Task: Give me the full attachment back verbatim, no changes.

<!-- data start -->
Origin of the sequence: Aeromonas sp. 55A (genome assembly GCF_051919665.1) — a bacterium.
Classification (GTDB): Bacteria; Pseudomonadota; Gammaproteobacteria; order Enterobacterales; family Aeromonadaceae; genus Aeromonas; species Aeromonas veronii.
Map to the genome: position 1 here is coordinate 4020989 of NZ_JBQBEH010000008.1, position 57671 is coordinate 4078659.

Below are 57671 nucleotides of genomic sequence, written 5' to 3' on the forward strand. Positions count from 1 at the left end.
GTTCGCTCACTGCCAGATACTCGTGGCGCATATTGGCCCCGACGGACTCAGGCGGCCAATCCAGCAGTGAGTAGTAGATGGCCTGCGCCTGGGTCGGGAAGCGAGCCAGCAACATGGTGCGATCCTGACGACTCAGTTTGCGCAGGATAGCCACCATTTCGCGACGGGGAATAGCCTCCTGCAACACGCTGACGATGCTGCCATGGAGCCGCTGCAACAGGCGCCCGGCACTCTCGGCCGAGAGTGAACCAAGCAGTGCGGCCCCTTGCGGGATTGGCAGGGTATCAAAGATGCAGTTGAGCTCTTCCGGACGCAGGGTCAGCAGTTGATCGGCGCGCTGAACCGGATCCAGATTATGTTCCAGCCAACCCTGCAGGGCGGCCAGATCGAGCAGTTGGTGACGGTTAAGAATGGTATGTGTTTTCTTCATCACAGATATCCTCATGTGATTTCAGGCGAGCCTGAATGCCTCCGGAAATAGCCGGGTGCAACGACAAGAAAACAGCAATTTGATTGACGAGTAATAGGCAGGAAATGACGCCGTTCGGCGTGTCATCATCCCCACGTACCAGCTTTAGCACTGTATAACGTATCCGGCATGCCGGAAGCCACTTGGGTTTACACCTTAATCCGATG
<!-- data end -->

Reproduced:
Origin of the sequence: Aeromonas sp. 55A (genome assembly GCF_051919665.1) — a bacterium.
Classification (GTDB): Bacteria; Pseudomonadota; Gammaproteobacteria; order Enterobacterales; family Aeromonadaceae; genus Aeromonas; species Aeromonas veronii.
Map to the genome: position 1 here is coordinate 4020989 of NZ_JBQBEH010000008.1, position 57671 is coordinate 4078659.

Below are 57671 nucleotides of genomic sequence, written 5' to 3' on the forward strand. Positions count from 1 at the left end.
GTTCGCTCACTGCCAGATACTCGTGGCGCATATTGGCCCCGACGGACTCAGGCGGCCAATCCAGCAGTGAGTAGTAGATGGCCTGCGCCTGGGTCGGGAAGCGAGCCAGCAACATGGTGCGATCCTGACGACTCAGTTTGCGCAGGATAGCCACCATTTCGCGACGGGGAATAGCCTCCTGCAACACGCTGACGATGCTGCCATGGAGCCGCTGCAACAGGCGCCCGGCACTCTCGGCCGAGAGTGAACCAAGCAGTGCGGCCCCTTGCGGGATTGGCAGGGTATCAAAGATGCAGTTGAGCTCTTCCGGACGCAGGGTCAGCAGTTGATCGGCGCGCTGAACCGGATCCAGATTATGTTCCAGCCAACCCTGCAGGGCGGCCAGATCGAGCAGTTGGTGACGGTTAAGAATGGTATGTGTTTTCTTCATCACAGATATCCTCATGTGATTTCAGGCGAGCCTGAATGCCTCCGGAAATAGCCGGGTGCAACGACAAGAAAACAGCAATTTGATTGACGAGTAATAGGCAGGAAATGACGCCGTTCGGCGTGTCATCATCCCCACGTACCAGCTTTAGCACTGTATAACGTATCCGGCATGCCGGAAGCCACTTGGGTTTACACCTTAATCCGATG